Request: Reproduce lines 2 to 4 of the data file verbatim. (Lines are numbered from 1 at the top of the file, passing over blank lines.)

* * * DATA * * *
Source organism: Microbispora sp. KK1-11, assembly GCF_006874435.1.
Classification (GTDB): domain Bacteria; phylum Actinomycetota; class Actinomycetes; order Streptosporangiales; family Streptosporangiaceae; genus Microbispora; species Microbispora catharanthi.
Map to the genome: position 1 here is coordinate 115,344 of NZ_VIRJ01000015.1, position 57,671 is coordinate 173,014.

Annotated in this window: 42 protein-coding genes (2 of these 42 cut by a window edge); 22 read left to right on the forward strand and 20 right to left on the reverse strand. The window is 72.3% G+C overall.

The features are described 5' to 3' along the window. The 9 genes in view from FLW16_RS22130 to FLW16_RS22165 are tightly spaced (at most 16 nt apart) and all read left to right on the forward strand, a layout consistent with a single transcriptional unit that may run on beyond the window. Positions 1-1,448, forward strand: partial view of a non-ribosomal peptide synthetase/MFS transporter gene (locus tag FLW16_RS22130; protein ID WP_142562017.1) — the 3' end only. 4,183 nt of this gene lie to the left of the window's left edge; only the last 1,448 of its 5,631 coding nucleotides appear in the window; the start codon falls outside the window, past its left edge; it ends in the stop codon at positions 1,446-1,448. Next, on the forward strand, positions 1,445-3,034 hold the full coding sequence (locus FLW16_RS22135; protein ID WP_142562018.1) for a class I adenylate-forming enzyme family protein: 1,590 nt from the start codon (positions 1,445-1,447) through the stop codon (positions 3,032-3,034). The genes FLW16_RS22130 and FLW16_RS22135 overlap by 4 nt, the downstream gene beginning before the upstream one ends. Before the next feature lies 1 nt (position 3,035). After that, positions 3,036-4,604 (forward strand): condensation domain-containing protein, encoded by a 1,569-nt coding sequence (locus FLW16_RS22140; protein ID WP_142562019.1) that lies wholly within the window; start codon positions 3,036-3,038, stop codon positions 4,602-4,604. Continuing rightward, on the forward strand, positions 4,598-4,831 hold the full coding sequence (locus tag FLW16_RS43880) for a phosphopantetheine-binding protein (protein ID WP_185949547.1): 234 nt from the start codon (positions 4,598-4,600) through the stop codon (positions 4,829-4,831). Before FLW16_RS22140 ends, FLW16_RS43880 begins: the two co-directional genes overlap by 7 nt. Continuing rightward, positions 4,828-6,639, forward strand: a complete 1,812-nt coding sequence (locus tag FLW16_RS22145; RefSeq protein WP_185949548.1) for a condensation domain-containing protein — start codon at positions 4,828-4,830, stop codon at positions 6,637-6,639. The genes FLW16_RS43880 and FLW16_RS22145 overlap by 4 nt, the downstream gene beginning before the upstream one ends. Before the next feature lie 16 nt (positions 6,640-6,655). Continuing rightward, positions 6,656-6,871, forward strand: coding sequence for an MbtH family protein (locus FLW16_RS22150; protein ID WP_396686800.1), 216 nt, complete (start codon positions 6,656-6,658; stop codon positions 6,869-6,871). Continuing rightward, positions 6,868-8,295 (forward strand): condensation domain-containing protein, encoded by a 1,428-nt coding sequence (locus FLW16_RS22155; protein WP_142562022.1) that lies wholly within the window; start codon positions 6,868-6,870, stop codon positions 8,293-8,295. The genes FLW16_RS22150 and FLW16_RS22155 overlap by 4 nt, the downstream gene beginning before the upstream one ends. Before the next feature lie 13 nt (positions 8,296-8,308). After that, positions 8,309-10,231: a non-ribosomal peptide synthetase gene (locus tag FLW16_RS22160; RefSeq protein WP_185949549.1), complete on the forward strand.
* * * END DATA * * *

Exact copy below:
Classification (GTDB): domain Bacteria; phylum Actinomycetota; class Actinomycetes; order Streptosporangiales; family Streptosporangiaceae; genus Microbispora; species Microbispora catharanthi.
Map to the genome: position 1 here is coordinate 115,344 of NZ_VIRJ01000015.1, position 57,671 is coordinate 173,014.

Annotated in this window: 42 protein-coding genes (2 of these 42 cut by a window edge); 22 read left to right on the forward strand and 20 right to left on the reverse strand. The window is 72.3% G+C overall.